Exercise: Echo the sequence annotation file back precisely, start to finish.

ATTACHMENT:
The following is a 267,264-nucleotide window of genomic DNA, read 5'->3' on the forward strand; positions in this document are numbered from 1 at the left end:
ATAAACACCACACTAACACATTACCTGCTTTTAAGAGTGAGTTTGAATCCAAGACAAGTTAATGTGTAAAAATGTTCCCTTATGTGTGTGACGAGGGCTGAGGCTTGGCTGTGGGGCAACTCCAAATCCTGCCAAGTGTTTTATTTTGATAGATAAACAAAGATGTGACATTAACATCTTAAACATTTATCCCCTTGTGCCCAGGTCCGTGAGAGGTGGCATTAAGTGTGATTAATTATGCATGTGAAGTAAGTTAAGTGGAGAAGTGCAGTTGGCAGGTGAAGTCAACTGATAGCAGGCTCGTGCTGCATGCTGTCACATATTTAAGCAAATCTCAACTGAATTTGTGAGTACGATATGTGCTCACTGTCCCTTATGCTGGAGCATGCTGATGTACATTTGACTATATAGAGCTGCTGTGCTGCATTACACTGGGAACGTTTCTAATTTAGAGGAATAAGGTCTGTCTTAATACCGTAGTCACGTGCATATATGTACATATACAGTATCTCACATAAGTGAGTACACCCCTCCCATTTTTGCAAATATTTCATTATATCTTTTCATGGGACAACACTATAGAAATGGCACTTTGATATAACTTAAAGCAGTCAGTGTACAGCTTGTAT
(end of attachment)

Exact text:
The following is a 267,264-nucleotide window of genomic DNA, read 5'->3' on the forward strand; positions in this document are numbered from 1 at the left end:
ATAAACACCACACTAACACATTACCTGCTTTTAAGAGTGAGTTTGAATCCAAGACAAGTTAATGTGTAAAAATGTTCCCTTATGTGTGTGACGAGGGCTGAGGCTTGGCTGTGGGGCAACTCCAAATCCTGCCAAGTGTTTTATTTTGATAGATAAACAAAGATGTGACATTAACATCTTAAACATTTATCCCCTTGTGCCCAGGTCCGTGAGAGGTGGCATTAAGTGTGATTAATTATGCATGTGAAGTAAGTTAAGTGGAGAAGTGCAGTTGGCAGGTGAAGTCAACTGATAGCAGGCTCGTGCTGCATGCTGTCACATATTTAAGCAAATCTCAACTGAATTTGTGAGTACGATATGTGCTCACTGTCCCTTATGCTGGAGCATGCTGATGTACATTTGACTATATAGAGCTGCTGTGCTGCATTACACTGGGAACGTTTCTAATTTAGAGGAATAAGGTCTGTCTTAATACCGTAGTCACGTGCATATATGTACATATACAGTATCTCACATAAGTGAGTACACCCCTCCCATTTTTGCAAATATTTCATTATATCTTTTCATGGGACAACACTATAGAAATGGCACTTTGATATAACTTAAAGCAGTCAGTGTACAGCTTGTAT